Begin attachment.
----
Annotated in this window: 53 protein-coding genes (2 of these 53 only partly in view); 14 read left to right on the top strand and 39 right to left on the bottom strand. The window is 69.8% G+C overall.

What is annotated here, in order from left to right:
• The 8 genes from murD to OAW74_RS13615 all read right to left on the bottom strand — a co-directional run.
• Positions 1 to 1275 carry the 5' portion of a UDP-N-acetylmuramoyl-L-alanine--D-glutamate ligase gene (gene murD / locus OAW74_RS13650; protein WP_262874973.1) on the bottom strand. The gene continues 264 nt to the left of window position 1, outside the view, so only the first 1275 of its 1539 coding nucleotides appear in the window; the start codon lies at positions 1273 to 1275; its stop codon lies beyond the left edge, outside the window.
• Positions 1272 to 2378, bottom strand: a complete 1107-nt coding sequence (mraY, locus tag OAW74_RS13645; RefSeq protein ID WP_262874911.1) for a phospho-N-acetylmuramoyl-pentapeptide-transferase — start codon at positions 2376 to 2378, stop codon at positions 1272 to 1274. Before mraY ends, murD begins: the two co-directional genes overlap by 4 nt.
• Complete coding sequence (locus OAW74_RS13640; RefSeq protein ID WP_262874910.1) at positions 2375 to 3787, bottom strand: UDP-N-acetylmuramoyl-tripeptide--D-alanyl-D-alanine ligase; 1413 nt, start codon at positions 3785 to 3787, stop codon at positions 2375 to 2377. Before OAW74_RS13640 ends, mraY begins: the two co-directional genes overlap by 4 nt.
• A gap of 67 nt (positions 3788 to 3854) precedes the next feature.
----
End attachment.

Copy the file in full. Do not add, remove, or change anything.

Annotated in this window: 53 protein-coding genes (2 of these 53 only partly in view); 14 read left to right on the top strand and 39 right to left on the bottom strand. The window is 69.8% G+C overall.

What is annotated here, in order from left to right:
• The 8 genes from murD to OAW74_RS13615 all read right to left on the bottom strand — a co-directional run.
• Positions 1 to 1275 carry the 5' portion of a UDP-N-acetylmuramoyl-L-alanine--D-glutamate ligase gene (gene murD / locus OAW74_RS13650; protein WP_262874973.1) on the bottom strand. The gene continues 264 nt to the left of window position 1, outside the view, so only the first 1275 of its 1539 coding nucleotides appear in the window; the start codon lies at positions 1273 to 1275; its stop codon lies beyond the left edge, outside the window.
• Positions 1272 to 2378, bottom strand: a complete 1107-nt coding sequence (mraY, locus tag OAW74_RS13645; RefSeq protein ID WP_262874911.1) for a phospho-N-acetylmuramoyl-pentapeptide-transferase — start codon at positions 2376 to 2378, stop codon at positions 1272 to 1274. Before mraY ends, murD begins: the two co-directional genes overlap by 4 nt.
• Complete coding sequence (locus OAW74_RS13640; RefSeq protein ID WP_262874910.1) at positions 2375 to 3787, bottom strand: UDP-N-acetylmuramoyl-tripeptide--D-alanyl-D-alanine ligase; 1413 nt, start codon at positions 3785 to 3787, stop codon at positions 2375 to 2377. Before OAW74_RS13640 ends, mraY begins: the two co-directional genes overlap by 4 nt.
• A gap of 67 nt (positions 3788 to 3854) precedes the next feature.